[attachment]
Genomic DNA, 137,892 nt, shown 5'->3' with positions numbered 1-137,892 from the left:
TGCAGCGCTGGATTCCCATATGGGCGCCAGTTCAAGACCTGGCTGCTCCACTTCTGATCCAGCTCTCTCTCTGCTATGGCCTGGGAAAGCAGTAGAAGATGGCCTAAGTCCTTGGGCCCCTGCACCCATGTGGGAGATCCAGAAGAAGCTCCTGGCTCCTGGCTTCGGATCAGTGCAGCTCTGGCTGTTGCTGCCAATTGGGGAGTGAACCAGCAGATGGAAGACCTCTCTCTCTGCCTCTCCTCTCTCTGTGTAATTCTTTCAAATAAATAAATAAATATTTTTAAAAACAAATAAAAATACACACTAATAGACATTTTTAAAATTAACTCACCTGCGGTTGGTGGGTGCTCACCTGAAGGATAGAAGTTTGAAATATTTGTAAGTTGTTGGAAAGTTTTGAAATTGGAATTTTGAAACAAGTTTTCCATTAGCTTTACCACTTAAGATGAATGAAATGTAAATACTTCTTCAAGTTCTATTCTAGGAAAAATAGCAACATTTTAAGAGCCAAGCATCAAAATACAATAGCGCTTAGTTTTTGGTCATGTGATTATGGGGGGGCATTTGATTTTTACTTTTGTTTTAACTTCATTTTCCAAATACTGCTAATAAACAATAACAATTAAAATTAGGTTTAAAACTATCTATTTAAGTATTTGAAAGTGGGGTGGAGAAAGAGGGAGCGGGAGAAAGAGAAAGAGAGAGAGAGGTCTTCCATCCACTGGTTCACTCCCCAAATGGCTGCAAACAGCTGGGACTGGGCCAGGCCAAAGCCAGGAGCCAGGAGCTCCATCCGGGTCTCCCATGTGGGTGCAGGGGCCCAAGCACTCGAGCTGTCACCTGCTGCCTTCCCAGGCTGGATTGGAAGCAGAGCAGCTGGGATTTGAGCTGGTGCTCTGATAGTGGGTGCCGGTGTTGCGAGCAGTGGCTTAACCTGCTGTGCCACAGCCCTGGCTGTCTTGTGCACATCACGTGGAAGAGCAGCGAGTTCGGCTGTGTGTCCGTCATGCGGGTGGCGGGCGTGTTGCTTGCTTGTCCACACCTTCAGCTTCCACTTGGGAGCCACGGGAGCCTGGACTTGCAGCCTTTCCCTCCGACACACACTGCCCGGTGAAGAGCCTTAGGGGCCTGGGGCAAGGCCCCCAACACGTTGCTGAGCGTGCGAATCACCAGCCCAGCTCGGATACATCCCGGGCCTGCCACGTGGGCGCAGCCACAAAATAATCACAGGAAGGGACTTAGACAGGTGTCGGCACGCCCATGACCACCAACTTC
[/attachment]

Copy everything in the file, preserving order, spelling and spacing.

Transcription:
Genomic DNA, 137,892 nt, shown 5'->3' with positions numbered 1-137,892 from the left:
TGCAGCGCTGGATTCCCATATGGGCGCCAGTTCAAGACCTGGCTGCTCCACTTCTGATCCAGCTCTCTCTCTGCTATGGCCTGGGAAAGCAGTAGAAGATGGCCTAAGTCCTTGGGCCCCTGCACCCATGTGGGAGATCCAGAAGAAGCTCCTGGCTCCTGGCTTCGGATCAGTGCAGCTCTGGCTGTTGCTGCCAATTGGGGAGTGAACCAGCAGATGGAAGACCTCTCTCTCTGCCTCTCCTCTCTCTGTGTAATTCTTTCAAATAAATAAATAAATATTTTTAAAAACAAATAAAAATACACACTAATAGACATTTTTAAAATTAACTCACCTGCGGTTGGTGGGTGCTCACCTGAAGGATAGAAGTTTGAAATATTTGTAAGTTGTTGGAAAGTTTTGAAATTGGAATTTTGAAACAAGTTTTCCATTAGCTTTACCACTTAAGATGAATGAAATGTAAATACTTCTTCAAGTTCTATTCTAGGAAAAATAGCAACATTTTAAGAGCCAAGCATCAAAATACAATAGCGCTTAGTTTTTGGTCATGTGATTATGGGGGGGCATTTGATTTTTACTTTTGTTTTAACTTCATTTTCCAAATACTGCTAATAAACAATAACAATTAAAATTAGGTTTAAAACTATCTATTTAAGTATTTGAAAGTGGGGTGGAGAAAGAGGGAGCGGGAGAAAGAGAAAGAGAGAGAGAGGTCTTCCATCCACTGGTTCACTCCCCAAATGGCTGCAAACAGCTGGGACTGGGCCAGGCCAAAGCCAGGAGCCAGGAGCTCCATCCGGGTCTCCCATGTGGGTGCAGGGGCCCAAGCACTCGAGCTGTCACCTGCTGCCTTCCCAGGCTGGATTGGAAGCAGAGCAGCTGGGATTTGAGCTGGTGCTCTGATAGTGGGTGCCGGTGTTGCGAGCAGTGGCTTAACCTGCTGTGCCACAGCCCTGGCTGTCTTGTGCACATCACGTGGAAGAGCAGCGAGTTCGGCTGTGTGTCCGTCATGCGGGTGGCGGGCGTGTTGCTTGCTTGTCCACACCTTCAGCTTCCACTTGGGAGCCACGGGAGCCTGGACTTGCAGCCTTTCCCTCCGACACACACTGCCCGGTGAAGAGCCTTAGGGGCCTGGGGCAAGGCCCCCAACACGTTGCTGAGCGTGCGAATCACCAGCCCAGCTCGGATACATCCCGGGCCTGCCACGTGGGCGCAGCCACAAAATAATCACAGGAAGGGACTTAGACAGGTGTCGGCACGCCCATGACCACCAACTTC